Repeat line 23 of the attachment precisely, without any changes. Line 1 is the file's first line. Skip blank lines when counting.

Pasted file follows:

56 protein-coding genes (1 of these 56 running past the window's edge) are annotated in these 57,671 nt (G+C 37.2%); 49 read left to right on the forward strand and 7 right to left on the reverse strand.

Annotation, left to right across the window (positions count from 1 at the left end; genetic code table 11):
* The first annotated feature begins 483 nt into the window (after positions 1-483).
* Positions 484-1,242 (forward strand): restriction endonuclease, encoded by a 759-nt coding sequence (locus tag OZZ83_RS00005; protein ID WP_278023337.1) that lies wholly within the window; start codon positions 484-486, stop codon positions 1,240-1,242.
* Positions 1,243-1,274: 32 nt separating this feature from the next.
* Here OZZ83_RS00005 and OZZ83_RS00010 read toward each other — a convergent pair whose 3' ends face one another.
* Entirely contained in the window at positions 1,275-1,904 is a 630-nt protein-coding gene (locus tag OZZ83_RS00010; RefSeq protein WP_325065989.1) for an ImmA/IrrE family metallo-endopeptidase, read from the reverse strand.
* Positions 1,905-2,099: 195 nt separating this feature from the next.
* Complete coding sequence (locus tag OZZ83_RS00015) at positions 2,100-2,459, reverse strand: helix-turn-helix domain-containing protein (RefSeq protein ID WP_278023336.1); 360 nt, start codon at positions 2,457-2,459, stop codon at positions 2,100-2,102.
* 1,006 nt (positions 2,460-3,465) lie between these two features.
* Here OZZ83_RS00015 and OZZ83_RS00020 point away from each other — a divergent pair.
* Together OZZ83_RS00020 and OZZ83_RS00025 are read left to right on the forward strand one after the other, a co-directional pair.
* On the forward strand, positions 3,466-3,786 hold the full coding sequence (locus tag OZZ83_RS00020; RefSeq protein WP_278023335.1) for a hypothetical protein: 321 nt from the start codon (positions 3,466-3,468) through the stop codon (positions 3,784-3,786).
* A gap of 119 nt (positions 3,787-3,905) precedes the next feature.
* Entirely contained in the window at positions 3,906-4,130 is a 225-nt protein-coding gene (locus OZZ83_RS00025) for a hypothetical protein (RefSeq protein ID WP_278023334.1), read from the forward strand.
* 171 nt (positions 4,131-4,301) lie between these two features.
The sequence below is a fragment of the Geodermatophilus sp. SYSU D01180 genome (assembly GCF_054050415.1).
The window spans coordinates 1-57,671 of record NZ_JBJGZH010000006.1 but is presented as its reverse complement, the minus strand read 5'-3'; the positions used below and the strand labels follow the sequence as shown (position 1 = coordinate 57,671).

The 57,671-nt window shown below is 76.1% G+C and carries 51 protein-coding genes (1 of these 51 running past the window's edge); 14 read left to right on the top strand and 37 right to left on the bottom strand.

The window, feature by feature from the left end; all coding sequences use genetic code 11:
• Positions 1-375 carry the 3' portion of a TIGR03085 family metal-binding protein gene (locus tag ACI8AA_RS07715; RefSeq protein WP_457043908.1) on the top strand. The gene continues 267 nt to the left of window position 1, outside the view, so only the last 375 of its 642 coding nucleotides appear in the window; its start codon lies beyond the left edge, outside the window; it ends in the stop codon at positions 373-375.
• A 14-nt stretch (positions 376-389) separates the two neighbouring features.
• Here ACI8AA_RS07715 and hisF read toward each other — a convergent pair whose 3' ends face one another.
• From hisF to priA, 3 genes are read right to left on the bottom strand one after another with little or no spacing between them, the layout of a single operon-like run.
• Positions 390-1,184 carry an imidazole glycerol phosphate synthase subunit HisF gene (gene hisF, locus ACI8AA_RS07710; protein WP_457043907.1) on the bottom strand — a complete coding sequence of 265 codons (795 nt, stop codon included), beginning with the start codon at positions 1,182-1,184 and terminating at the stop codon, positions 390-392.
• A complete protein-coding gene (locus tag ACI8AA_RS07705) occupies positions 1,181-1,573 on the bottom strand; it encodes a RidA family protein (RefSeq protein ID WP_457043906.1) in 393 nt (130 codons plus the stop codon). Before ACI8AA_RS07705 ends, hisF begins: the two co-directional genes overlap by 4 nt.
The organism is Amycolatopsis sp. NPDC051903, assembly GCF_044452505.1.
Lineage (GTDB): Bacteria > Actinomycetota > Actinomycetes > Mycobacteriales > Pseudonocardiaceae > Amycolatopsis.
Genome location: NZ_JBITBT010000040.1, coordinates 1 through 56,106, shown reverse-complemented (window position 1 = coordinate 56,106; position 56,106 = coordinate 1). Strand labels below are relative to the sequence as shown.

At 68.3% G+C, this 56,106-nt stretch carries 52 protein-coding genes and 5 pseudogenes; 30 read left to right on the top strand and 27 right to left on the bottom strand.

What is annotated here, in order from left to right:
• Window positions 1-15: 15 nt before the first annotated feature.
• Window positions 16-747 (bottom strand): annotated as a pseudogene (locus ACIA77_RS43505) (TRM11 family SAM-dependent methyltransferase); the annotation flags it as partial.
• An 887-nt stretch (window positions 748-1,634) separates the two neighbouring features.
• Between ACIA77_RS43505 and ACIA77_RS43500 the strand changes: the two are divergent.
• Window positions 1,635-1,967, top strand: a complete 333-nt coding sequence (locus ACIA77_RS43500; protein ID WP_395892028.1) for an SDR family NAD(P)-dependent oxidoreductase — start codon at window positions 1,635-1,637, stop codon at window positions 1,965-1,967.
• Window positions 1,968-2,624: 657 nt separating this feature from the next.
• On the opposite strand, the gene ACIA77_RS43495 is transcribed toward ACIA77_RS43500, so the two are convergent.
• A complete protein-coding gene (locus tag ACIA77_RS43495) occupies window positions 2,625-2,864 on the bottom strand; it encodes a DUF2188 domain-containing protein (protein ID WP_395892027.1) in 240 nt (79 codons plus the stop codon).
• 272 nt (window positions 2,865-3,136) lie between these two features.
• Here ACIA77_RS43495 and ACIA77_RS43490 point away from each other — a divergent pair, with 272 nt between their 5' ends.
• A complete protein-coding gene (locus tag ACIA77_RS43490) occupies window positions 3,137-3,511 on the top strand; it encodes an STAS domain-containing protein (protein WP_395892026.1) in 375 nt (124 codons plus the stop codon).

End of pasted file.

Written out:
• Here ACI8AA_RS07715 and hisF read toward each other — a convergent pair whose 3' ends face one another.